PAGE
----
Download
data security data administration and database administration n.
Skip this Video
Loading SlideShow in 5 Seconds..
Data Security, Data Administration and Database Administration PowerPoint Presentation
Download Presentation
Data Security, Data Administration and Database Administration

Data Security, Data Administration and Database Administration

161 Vues Download Presentation
Télécharger la présentation

Data Security, Data Administration and Database Administration

- - - - - - - - - - - - - - - - - - - - - - - - - - - E N D - - - - - - - - - - - - - - - - - - - - - - - - - - -
Presentation Transcript

  1. Data Security, Data Administration and Database Administration University of California, Berkeley School of Information IS 257: Database Management

  2. Midterm Project Report Requirements Review Database Administration: Security Database Administration: Disasters, Backup and Recovery Database Administration: Roles Lecture Outline

  3. Midterm Project Report Requirements Review Database Administration: Security Database Administration: Disasters, Backup and Recovery Database Administration: Roles Lecture Outline

  4. Midterm Project Requirements • See WWW site: • http://courses.ischool.berkeley.edu/i257/f09/assignments.php • Report on personal/group database including: • Expanded and Updated Database description and purpose • Updated Data Dictionary • Updated Relationships Diagram • Plans or prototype examples for interface applications using the database

  5. Midterm Project Report Requirements Review Database Administration: Data Integrity and Security Database Administration: Disasters, Backup and Recovery Database Administration: Roles Lecture Outline

  6. Data Integrity • Intrarecord integrity (enforcing constraints on contents of fields, etc.) • Referential Integrity (enforcing the validity of references between records in the database) • Concurrency control (ensuring the validity of database updates in a shared multiuser environment)

  7. Integrity Constraints (review) • The constraints we wish to impose in order to protect the database from becoming inconsistent. • Five types • Required data • attribute domain constraints • entity integrity • referential integrity • enterprise constraints

  8. Referential Integrity • Ensures that dependent relationships in the data are maintained. In Oracle, for example: • CREATE TABLE table-name ( attr1 attr-type PRIMARY KEY, attr2 attr-type NOT NULL, …, attrM attr-type REFERENCES owner.tablename(attrname) ON DELETE CASCADE, …

  9. Concurrency Control • The goal is to support access by multiple users to the same data, at the same time • It must assure that the transactions are serializable and that they are isolated • It is intended to handle several problems in an uncontrolled system • Specifically: • Lost updates • Inconsistent data states during access • Uncompleted (or committed) changes to data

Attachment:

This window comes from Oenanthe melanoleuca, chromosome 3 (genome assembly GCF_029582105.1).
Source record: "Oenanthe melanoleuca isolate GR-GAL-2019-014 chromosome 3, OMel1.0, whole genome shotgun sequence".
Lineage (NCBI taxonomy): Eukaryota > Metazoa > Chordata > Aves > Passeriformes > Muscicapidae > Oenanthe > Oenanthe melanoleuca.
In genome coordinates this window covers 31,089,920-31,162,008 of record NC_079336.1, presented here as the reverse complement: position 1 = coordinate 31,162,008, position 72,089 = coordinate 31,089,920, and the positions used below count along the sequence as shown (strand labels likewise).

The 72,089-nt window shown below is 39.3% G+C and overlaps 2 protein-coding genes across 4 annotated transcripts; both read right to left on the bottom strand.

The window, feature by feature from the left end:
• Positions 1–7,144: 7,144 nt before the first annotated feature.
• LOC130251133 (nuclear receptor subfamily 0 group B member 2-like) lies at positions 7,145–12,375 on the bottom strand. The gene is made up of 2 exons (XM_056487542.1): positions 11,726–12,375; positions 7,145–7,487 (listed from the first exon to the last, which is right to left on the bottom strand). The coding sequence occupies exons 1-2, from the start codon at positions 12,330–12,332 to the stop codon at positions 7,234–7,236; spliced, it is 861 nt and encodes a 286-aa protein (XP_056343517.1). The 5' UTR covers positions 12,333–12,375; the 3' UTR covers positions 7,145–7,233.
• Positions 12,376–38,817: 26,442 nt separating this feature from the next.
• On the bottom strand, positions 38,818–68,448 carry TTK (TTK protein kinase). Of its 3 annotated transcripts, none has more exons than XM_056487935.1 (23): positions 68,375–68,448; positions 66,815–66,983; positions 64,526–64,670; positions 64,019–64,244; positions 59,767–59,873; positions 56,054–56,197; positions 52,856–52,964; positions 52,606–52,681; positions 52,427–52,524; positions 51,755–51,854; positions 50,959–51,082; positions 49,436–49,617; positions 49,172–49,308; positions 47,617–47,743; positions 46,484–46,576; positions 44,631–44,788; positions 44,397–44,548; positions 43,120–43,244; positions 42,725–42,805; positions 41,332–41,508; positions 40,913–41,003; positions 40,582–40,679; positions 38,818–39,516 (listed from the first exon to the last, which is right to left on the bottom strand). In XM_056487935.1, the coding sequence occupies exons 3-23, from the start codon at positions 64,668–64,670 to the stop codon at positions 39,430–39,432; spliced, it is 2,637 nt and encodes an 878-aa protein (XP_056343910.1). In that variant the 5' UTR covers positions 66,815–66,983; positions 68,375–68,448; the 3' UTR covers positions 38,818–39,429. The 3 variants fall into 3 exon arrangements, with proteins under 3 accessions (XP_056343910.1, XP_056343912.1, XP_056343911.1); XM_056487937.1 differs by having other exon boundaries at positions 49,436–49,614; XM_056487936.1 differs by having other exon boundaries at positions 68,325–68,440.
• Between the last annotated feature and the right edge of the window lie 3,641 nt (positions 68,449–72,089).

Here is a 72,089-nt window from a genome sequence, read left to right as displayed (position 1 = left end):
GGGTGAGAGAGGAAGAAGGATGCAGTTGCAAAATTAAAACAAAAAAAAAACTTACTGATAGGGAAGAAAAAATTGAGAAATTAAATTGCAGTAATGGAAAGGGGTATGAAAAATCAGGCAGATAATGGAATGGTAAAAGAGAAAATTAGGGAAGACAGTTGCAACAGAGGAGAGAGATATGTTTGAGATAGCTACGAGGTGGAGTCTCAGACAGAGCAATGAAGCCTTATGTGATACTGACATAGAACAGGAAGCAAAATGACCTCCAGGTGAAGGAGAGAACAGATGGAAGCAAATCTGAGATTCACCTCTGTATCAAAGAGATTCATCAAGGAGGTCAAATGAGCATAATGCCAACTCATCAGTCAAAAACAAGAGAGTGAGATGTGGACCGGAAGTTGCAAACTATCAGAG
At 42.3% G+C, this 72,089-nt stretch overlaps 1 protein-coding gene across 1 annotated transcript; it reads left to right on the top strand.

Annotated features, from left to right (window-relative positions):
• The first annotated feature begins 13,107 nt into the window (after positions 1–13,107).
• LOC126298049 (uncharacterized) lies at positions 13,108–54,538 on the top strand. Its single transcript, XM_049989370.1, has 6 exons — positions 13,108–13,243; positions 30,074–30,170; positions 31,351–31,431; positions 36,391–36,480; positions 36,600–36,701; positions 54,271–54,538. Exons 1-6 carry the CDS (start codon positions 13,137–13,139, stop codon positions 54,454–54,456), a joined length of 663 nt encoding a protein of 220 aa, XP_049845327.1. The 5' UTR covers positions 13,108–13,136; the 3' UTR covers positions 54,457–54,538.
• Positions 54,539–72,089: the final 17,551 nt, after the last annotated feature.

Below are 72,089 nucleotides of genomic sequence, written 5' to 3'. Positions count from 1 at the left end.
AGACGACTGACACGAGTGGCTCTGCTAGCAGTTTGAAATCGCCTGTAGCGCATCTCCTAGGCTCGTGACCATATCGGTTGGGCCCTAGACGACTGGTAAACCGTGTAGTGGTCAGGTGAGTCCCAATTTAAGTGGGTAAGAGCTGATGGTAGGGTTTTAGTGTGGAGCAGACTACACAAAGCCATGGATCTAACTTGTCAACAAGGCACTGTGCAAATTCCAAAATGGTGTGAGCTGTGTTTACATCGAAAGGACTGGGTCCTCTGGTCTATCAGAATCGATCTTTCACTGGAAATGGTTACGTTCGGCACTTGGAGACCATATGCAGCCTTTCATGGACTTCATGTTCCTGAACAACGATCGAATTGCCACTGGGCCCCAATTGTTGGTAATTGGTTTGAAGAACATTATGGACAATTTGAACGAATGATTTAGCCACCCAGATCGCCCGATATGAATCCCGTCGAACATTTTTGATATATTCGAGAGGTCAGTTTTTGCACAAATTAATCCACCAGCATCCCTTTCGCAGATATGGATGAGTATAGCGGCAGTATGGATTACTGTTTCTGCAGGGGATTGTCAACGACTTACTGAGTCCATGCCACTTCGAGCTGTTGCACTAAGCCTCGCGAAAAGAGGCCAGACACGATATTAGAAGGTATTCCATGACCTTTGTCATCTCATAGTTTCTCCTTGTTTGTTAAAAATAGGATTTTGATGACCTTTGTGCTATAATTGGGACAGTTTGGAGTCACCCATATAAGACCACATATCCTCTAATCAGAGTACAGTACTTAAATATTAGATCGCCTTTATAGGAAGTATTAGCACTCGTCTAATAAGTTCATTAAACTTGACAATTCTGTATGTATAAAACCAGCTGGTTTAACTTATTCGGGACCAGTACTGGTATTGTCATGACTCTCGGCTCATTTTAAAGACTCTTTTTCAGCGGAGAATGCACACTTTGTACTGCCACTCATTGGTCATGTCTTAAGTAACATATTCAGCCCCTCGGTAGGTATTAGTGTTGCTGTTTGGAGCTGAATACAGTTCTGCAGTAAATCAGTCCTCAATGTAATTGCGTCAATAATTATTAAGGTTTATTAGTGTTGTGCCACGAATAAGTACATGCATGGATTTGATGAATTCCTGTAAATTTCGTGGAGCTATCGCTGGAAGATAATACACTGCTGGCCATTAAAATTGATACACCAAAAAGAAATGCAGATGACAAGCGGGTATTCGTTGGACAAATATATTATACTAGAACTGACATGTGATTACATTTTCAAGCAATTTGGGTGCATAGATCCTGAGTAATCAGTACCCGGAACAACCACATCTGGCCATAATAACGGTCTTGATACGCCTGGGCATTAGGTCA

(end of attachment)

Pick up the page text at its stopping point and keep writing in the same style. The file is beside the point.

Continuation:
10. Concurrency Control: Locking • Locking levels • Database • Table • Block or page • Record • Field • Types • Shared (S locks) • Exclusive (X locks)

  11. Transaction Control in ORACLE • Transactions are sequences of SQL statements that ORACLE treats as a unit • From the user’s point of view a private copy of the database is created for the duration of the transaction • Transactions are started with SET TRANSACTION, followed by the SQL statements • Any changes made by the SQL are made permanent by COMMIT • Part or all of a transaction can be undone using ROLLBACK

  12. Transactions in ORACLE • COMMIT; (I.e., confirm previous transaction) • SET TRANSACTION READ ONLY; • SELECT NAME, ADDRESS FROM WORKERS; • SELECT MANAGER, ADDRESS FROM PLACES; • COMMIT; • Freezes the data for the user in both tables before either select retrieves any rows, so that changes that occur concurrently will not show up • Commits before and after ensure any uncompleted transactions are finish, and then release the frozen data when done

  13. Transactions in ORACLE • Savepoints are places in a transaction that you may ROLLBACK to (called checkpoints in other DBMS) • SET TRANACTION…; • SAVEPOINT ALPHA; • SQL STATEMENTS… • IF (CONDITION) THEN ROLLBACK TO SAVEPOINT ALPHA; • SAVEPOINT BETA; • SQL STATEMENTS… • IF …; • COMMIT;

  14. Security and Integrity Functions in Database Administration • Data Integrity • Security Management • Backup and Recovery

  15. Database Security • Views or restricted subschemas • Authorization rules to identify users and the actions they can perform • User-defined procedures (with rule systems or triggers) to define additional constraints or limitations in using the database • Encryption to encode sensitive data • Authentication schemes to positively identify a person attempting to gain access to the database

  16. Views • A subset of the database presented to some set of users • SQL: CREATE VIEW viewname AS SELECT field1, field2, field3,…, FROM table1, table2 WHERE <where clause>; • Note: “queries” in Access function as views

  17. Restricted Views • Main relation has the form: U = unclassified : S = Secret : TS = Top Secret

  18. Restricted Views S-view of the data U-view of the data

  19. Authorization Rules • Most current DBMS permit the DBA to define “access permissions” on a table by table basis (at least) using the GRANT and REVOKE SQL commands • Some systems permit finer grained authorization (most use GRANT and REVOKE on variant views